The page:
Ideas Box for Teachers
How often we get a quick idea, or see something that sparks a creative idea! Yet, often we can't think of something a little different to do when we're looking for an activity. My suggestion is your own "suggestion box" or "idea box". Whenever you get one of those inspirational prompts, write a quick note with the idea, or place the prompt (magazine article, gift tag for crafts, name of a song that would be perfect for a discussion) inside the box to look through when you have to find inspiration. You could keep a notebook, but it is easier just to drop the "item" in the box and it will be there waiting for you when you have the time. Keep collecting!
Students want their holiday break. These few weeks before Christmas can be arduous for both teacher and students. Testing may take up some of the time, finishing a few items left on the teaching syllabus, fill the day. However, the students are not interested in being in the classroom and the teacher has to keep things interesting (and useful) for everyone.
Crafts, drama and music are good channels to use. Craft ideas, such as making a small gift for someone for the holiday (from greeting cards to little dolls for a niece or friend), drama activities such as skits, plays, dialog role play, and music (working with pop songs for kids to sing and act out - see article with lists of pop songs on this website) are the direction that will keep everyone interested.
Games are a possibility, but they last for short periods of time and tend to make many students act up. Keeping the class busy, hopefully even intrigued, and producing a result through physical activities such as music, craft and drama will keep everyone motivated. Happy holidays!
Do Teachers Twitter for Ideas?
New to Twitter, and still trying to see what effects it has in the teaching world, I pose this question. Do teachers use Twitter? Are teachers looking at Twitter to get ideas for the classroom - or are the Twitterers those who want to get their websites out to others - and not really the teachers themselves? Are teachers searching, rather, through websites to find lesson plans and ideas?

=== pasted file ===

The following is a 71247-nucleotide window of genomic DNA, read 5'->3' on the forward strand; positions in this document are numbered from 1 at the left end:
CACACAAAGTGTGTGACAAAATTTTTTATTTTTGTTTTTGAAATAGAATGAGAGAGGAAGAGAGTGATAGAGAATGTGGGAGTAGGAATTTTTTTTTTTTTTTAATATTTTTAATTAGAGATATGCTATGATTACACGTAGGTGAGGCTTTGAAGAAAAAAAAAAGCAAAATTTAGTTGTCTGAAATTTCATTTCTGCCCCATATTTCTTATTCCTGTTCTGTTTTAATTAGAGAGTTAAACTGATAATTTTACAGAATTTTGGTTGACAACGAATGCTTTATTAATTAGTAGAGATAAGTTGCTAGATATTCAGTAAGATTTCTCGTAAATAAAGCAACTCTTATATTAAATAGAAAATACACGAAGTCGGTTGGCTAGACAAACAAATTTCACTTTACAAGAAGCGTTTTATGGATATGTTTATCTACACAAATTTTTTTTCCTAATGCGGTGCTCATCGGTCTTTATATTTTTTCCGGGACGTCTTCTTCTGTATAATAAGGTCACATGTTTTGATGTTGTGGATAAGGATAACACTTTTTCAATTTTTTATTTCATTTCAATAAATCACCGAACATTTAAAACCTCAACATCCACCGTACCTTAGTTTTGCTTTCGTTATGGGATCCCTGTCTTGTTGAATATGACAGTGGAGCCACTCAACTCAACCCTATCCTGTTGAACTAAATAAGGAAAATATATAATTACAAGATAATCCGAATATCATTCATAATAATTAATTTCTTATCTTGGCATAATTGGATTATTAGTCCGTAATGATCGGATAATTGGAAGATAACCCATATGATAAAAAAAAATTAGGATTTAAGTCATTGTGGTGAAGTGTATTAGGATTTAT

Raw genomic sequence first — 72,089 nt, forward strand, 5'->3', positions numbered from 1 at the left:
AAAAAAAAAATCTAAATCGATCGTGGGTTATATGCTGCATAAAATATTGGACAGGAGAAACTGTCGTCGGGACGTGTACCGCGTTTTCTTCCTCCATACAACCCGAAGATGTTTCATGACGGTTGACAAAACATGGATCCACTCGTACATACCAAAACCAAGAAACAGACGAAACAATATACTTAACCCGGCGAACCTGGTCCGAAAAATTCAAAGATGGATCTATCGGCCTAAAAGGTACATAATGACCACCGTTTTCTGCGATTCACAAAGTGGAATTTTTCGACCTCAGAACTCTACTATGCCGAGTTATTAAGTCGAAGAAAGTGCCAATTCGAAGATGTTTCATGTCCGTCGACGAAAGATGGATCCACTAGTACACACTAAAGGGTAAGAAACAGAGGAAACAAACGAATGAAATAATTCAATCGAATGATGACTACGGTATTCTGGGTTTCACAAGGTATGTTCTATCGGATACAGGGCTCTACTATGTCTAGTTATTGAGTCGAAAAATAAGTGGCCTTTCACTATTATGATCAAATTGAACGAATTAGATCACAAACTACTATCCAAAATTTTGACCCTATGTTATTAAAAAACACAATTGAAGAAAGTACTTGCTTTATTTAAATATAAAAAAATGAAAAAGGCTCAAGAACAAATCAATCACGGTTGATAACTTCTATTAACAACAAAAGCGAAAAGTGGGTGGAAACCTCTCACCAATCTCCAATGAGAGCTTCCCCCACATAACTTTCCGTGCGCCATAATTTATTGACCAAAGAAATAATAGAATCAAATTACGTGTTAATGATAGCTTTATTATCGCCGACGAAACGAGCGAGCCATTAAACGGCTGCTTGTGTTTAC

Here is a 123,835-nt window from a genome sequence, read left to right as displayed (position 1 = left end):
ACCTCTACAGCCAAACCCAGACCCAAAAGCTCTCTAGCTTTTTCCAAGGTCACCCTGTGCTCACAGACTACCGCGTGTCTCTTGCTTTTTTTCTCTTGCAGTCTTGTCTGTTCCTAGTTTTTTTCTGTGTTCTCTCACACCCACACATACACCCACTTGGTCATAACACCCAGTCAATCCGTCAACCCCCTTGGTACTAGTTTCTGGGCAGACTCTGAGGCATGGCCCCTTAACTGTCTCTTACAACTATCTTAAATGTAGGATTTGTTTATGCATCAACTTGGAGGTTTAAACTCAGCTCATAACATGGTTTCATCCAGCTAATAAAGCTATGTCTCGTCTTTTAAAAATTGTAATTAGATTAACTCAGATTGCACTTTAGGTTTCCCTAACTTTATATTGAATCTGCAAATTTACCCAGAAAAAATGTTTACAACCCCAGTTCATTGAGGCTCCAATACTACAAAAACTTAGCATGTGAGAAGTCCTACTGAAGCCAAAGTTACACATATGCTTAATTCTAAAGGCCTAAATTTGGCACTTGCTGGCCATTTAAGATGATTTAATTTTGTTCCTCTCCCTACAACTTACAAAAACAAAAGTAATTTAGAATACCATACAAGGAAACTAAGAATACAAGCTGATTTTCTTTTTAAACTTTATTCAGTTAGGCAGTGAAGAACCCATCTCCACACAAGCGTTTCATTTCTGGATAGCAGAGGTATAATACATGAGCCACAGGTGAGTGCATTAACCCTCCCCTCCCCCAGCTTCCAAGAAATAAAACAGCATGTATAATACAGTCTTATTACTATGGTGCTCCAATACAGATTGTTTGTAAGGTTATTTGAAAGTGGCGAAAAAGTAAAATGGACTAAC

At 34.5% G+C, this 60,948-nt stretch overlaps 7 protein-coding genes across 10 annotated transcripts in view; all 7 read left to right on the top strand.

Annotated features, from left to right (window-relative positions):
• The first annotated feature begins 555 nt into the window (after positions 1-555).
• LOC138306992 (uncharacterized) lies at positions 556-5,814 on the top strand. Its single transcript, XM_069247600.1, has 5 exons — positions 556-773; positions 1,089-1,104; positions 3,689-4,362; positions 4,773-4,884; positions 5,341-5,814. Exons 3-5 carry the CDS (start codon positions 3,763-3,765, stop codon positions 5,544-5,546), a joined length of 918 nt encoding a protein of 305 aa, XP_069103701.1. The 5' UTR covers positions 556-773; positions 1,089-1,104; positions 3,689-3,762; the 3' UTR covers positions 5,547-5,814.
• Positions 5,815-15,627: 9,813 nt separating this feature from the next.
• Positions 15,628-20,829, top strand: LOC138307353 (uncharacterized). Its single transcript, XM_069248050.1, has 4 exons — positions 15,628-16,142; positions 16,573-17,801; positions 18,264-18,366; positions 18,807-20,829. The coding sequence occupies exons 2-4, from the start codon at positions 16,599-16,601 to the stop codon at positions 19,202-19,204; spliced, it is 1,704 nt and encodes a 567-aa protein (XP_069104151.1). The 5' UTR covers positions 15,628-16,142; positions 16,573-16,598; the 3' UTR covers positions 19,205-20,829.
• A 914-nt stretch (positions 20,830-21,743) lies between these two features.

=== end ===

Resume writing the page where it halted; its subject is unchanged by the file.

I pose this question to anyone out there in the Twittersphere and hope to note some results and hear your comments here, over the next few days or weeks. Thanking you........Lucille (Eslideas writer, teacher and developer)
You Tube Presentations by Esl Students
Today my students had to give presentations (that they had to prepare at home) on a You Tube item. They were encouraged to choose something of interest to them and they had to present it by explaining the video to the others in the class. This was extremely effective and the students, being adults, although only at Level 2 of their English studies, were able to share topics of intrigue and interest.
We saw a wide arrange of choices, from Korean ice skaters, Gangnam style, sand art, How it is Made (pencils) to a lion recognizing its human friends. All the students loved the lesson, and I was able to see the improvement of the work in each student.
Crafts for Esl Lessons
Add a craft element to a lesson. Do a project such as origami, decorating a paper plate, making a gift card. Crafts in the classroom demand the use of instructional vocabulary, and good listening skills. No doubt, for most, it is also a lot of fun. Choice of project will depend on the age, sex and level of the students - don't force every class to do a handwork project.
To introduce crafts, youtube is a great way to show students basics of listening to instructions. Youtube has thousands of art videos of how to make all kinds of craft items.
Hello fellow teachers,